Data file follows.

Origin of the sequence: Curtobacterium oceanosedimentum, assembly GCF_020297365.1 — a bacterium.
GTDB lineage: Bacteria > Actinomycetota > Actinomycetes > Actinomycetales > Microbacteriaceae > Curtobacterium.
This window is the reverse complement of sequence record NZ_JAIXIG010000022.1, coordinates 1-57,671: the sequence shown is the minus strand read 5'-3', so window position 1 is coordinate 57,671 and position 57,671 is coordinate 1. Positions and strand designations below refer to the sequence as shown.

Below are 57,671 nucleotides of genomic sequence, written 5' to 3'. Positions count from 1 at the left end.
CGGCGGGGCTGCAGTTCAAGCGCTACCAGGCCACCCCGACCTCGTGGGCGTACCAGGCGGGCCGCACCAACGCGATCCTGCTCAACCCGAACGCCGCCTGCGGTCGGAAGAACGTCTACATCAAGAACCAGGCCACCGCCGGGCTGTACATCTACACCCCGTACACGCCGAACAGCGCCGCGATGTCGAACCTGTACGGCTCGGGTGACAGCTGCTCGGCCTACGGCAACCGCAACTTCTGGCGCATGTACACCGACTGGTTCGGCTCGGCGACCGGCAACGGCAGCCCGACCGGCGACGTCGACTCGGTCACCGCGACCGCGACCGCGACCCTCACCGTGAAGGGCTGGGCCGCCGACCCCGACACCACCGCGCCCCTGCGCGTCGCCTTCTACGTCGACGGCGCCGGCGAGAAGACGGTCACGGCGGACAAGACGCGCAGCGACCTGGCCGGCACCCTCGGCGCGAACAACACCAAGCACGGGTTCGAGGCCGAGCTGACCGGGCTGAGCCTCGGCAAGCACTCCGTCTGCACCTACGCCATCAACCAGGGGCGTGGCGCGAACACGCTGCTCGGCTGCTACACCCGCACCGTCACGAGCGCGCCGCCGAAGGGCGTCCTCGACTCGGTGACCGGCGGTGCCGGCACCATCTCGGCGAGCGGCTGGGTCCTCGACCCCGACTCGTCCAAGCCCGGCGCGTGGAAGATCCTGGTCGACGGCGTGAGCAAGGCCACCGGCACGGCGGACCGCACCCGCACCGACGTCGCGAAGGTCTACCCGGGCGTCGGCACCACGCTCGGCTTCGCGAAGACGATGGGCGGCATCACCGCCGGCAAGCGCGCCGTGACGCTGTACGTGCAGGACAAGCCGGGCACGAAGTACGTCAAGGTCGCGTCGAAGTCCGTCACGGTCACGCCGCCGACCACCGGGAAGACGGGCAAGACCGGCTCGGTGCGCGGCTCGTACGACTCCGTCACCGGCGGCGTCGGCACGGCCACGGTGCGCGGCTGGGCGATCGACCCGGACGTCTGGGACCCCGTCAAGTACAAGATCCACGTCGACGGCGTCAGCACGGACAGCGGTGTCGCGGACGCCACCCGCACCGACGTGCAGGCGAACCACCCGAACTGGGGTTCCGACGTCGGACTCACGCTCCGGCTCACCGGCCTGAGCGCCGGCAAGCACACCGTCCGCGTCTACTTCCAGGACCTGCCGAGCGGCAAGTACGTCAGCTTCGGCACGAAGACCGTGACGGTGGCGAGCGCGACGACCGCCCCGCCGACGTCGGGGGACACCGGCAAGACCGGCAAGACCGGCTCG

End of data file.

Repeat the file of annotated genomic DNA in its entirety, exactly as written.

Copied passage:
Origin of the sequence: Curtobacterium oceanosedimentum, assembly GCF_020297365.1 — a bacterium.
GTDB lineage: Bacteria > Actinomycetota > Actinomycetes > Actinomycetales > Microbacteriaceae > Curtobacterium.
This window is the reverse complement of sequence record NZ_JAIXIG010000022.1, coordinates 1-57,671: the sequence shown is the minus strand read 5'-3', so window position 1 is coordinate 57,671 and position 57,671 is coordinate 1. Positions and strand designations below refer to the sequence as shown.

Below are 57,671 nucleotides of genomic sequence, written 5' to 3'. Positions count from 1 at the left end.
CGGCGGGGCTGCAGTTCAAGCGCTACCAGGCCACCCCGACCTCGTGGGCGTACCAGGCGGGCCGCACCAACGCGATCCTGCTCAACCCGAACGCCGCCTGCGGTCGGAAGAACGTCTACATCAAGAACCAGGCCACCGCCGGGCTGTACATCTACACCCCGTACACGCCGAACAGCGCCGCGATGTCGAACCTGTACGGCTCGGGTGACAGCTGCTCGGCCTACGGCAACCGCAACTTCTGGCGCATGTACACCGACTGGTTCGGCTCGGCGACCGGCAACGGCAGCCCGACCGGCGACGTCGACTCGGTCACCGCGACCGCGACCGCGACCCTCACCGTGAAGGGCTGGGCCGCCGACCCCGACACCACCGCGCCCCTGCGCGTCGCCTTCTACGTCGACGGCGCCGGCGAGAAGACGGTCACGGCGGACAAGACGCGCAGCGACCTGGCCGGCACCCTCGGCGCGAACAACACCAAGCACGGGTTCGAGGCCGAGCTGACCGGGCTGAGCCTCGGCAAGCACTCCGTCTGCACCTACGCCATCAACCAGGGGCGTGGCGCGAACACGCTGCTCGGCTGCTACACCCGCACCGTCACGAGCGCGCCGCCGAAGGGCGTCCTCGACTCGGTGACCGGCGGTGCCGGCACCATCTCGGCGAGCGGCTGGGTCCTCGACCCCGACTCGTCCAAGCCCGGCGCGTGGAAGATCCTGGTCGACGGCGTGAGCAAGGCCACCGGCACGGCGGACCGCACCCGCACCGACGTCGCGAAGGTCTACCCGGGCGTCGGCACCACGCTCGGCTTCGCGAAGACGATGGGCGGCATCACCGCCGGCAAGCGCGCCGTGACGCTGTACGTGCAGGACAAGCCGGGCACGAAGTACGTCAAGGTCGCGTCGAAGTCCGTCACGGTCACGCCGCCGACCACCGGGAAGACGGGCAAGACCGGCTCGGTGCGCGGCTCGTACGACTCCGTCACCGGCGGCGTCGGCACGGCCACGGTGCGCGGCTGGGCGATCGACCCGGACGTCTGGGACCCCGTCAAGTACAAGATCCACGTCGACGGCGTCAGCACGGACAGCGGTGTCGCGGACGCCACCCGCACCGACGTGCAGGCGAACCACCCGAACTGGGGTTCCGACGTCGGACTCACGCTCCGGCTCACCGGCCTGAGCGCCGGCAAGCACACCGTCCGCGTCTACTTCCAGGACCTGCCGAGCGGCAAGTACGTCAGCTTCGGCACGAAGACCGTGACGGTGGCGAGCGCGACGACCGCCCCGCCGACGTCGGGGGACACCGGCAAGACCGGCAAGACCGGCTCG